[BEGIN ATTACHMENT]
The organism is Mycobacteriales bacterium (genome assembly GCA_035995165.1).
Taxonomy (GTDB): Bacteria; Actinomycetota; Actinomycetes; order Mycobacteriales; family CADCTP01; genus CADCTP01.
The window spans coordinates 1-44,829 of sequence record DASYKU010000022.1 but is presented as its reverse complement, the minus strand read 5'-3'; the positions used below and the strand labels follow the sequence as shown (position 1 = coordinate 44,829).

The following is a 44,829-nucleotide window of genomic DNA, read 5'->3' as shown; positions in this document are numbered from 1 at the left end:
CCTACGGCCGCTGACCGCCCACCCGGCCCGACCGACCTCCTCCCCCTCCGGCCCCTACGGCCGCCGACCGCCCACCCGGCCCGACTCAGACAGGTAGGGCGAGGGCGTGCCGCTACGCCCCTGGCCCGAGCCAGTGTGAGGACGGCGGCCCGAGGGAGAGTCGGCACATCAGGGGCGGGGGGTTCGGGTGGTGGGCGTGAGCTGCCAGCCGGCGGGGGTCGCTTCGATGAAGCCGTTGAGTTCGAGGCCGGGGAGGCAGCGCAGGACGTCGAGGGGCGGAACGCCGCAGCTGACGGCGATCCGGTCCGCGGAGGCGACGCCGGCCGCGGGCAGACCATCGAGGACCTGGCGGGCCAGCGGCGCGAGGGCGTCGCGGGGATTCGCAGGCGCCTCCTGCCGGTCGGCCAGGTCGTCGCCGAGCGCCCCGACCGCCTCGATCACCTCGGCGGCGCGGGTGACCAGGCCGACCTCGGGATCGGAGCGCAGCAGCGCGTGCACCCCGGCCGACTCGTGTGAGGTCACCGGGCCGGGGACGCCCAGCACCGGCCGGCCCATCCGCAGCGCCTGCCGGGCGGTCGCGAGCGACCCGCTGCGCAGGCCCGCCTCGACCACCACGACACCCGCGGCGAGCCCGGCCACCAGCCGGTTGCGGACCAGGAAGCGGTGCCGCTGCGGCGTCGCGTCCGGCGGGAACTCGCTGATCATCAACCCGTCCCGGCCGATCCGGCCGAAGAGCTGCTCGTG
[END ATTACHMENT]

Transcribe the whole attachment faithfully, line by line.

The organism is Mycobacteriales bacterium (genome assembly GCA_035995165.1).
Taxonomy (GTDB): Bacteria; Actinomycetota; Actinomycetes; order Mycobacteriales; family CADCTP01; genus CADCTP01.
The window spans coordinates 1-44,829 of sequence record DASYKU010000022.1 but is presented as its reverse complement, the minus strand read 5'-3'; the positions used below and the strand labels follow the sequence as shown (position 1 = coordinate 44,829).

The following is a 44,829-nucleotide window of genomic DNA, read 5'->3' as shown; positions in this document are numbered from 1 at the left end:
CCTACGGCCGCTGACCGCCCACCCGGCCCGACCGACCTCCTCCCCCTCCGGCCCCTACGGCCGCCGACCGCCCACCCGGCCCGACTCAGACAGGTAGGGCGAGGGCGTGCCGCTACGCCCCTGGCCCGAGCCAGTGTGAGGACGGCGGCCCGAGGGAGAGTCGGCACATCAGGGGCGGGGGGTTCGGGTGGTGGGCGTGAGCTGCCAGCCGGCGGGGGTCGCTTCGATGAAGCCGTTGAGTTCGAGGCCGGGGAGGCAGCGCAGGACGTCGAGGGGCGGAACGCCGCAGCTGACGGCGATCCGGTCCGCGGAGGCGACGCCGGCCGCGGGCAGACCATCGAGGACCTGGCGGGCCAGCGGCGCGAGGGCGTCGCGGGGATTCGCAGGCGCCTCCTGCCGGTCGGCCAGGTCGTCGCCGAGCGCCCCGACCGCCTCGATCACCTCGGCGGCGCGGGTGACCAGGCCGACCTCGGGATCGGAGCGCAGCAGCGCGTGCACCCCGGCCGACTCGTGTGAGGTCACCGGGCCGGGGACGCCCAGCACCGGCCGGCCCATCCGCAGCGCCTGCCGGGCGGTCGCGAGCGACCCGCTGCGCAGGCCCGCCTCGACCACCACGACACCCGCGGCGAGCCCGGCCACCAGCCGGTTGCGGACCAGGAAGCGGTGCCGCTGCGGCGTCGCGTCCGGCGGGAACTCGCTGATCATCAACCCGTCCCGGCCGATCCGGCCGAAGAGCTGCTCGTG